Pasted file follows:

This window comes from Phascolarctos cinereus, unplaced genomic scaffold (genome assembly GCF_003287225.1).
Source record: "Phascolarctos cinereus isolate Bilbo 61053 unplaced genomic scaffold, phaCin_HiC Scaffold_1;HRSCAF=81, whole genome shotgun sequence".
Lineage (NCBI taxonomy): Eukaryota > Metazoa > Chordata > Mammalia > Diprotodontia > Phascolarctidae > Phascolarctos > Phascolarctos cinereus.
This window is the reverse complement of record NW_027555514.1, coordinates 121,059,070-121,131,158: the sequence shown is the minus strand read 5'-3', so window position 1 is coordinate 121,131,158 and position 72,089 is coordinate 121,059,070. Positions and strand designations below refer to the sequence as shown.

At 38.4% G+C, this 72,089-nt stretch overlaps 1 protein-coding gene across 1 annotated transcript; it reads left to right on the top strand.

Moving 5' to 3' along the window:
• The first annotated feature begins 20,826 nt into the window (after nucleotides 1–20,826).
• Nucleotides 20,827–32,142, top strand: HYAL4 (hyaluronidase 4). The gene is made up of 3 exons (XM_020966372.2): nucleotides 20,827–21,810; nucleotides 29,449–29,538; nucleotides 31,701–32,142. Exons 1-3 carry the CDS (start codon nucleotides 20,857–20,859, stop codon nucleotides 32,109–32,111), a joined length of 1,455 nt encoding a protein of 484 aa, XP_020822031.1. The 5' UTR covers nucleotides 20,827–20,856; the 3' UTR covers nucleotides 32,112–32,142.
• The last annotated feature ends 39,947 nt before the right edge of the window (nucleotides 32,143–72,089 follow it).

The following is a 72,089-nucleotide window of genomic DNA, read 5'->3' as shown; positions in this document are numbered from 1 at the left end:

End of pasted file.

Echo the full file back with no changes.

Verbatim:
This window comes from Phascolarctos cinereus, unplaced genomic scaffold (genome assembly GCF_003287225.1).
Source record: "Phascolarctos cinereus isolate Bilbo 61053 unplaced genomic scaffold, phaCin_HiC Scaffold_1;HRSCAF=81, whole genome shotgun sequence".
Lineage (NCBI taxonomy): Eukaryota > Metazoa > Chordata > Mammalia > Diprotodontia > Phascolarctidae > Phascolarctos > Phascolarctos cinereus.
This window is the reverse complement of record NW_027555514.1, coordinates 121,059,070-121,131,158: the sequence shown is the minus strand read 5'-3', so window position 1 is coordinate 121,131,158 and position 72,089 is coordinate 121,059,070. Positions and strand designations below refer to the sequence as shown.

At 38.4% G+C, this 72,089-nt stretch overlaps 1 protein-coding gene across 1 annotated transcript; it reads left to right on the top strand.

Moving 5' to 3' along the window:
• The first annotated feature begins 20,826 nt into the window (after nucleotides 1–20,826).
• Nucleotides 20,827–32,142, top strand: HYAL4 (hyaluronidase 4). The gene is made up of 3 exons (XM_020966372.2): nucleotides 20,827–21,810; nucleotides 29,449–29,538; nucleotides 31,701–32,142. Exons 1-3 carry the CDS (start codon nucleotides 20,857–20,859, stop codon nucleotides 32,109–32,111), a joined length of 1,455 nt encoding a protein of 484 aa, XP_020822031.1. The 5' UTR covers nucleotides 20,827–20,856; the 3' UTR covers nucleotides 32,112–32,142.
• The last annotated feature ends 39,947 nt before the right edge of the window (nucleotides 32,143–72,089 follow it).

The following is a 72,089-nucleotide window of genomic DNA, read 5'->3' as shown; positions in this document are numbered from 1 at the left end: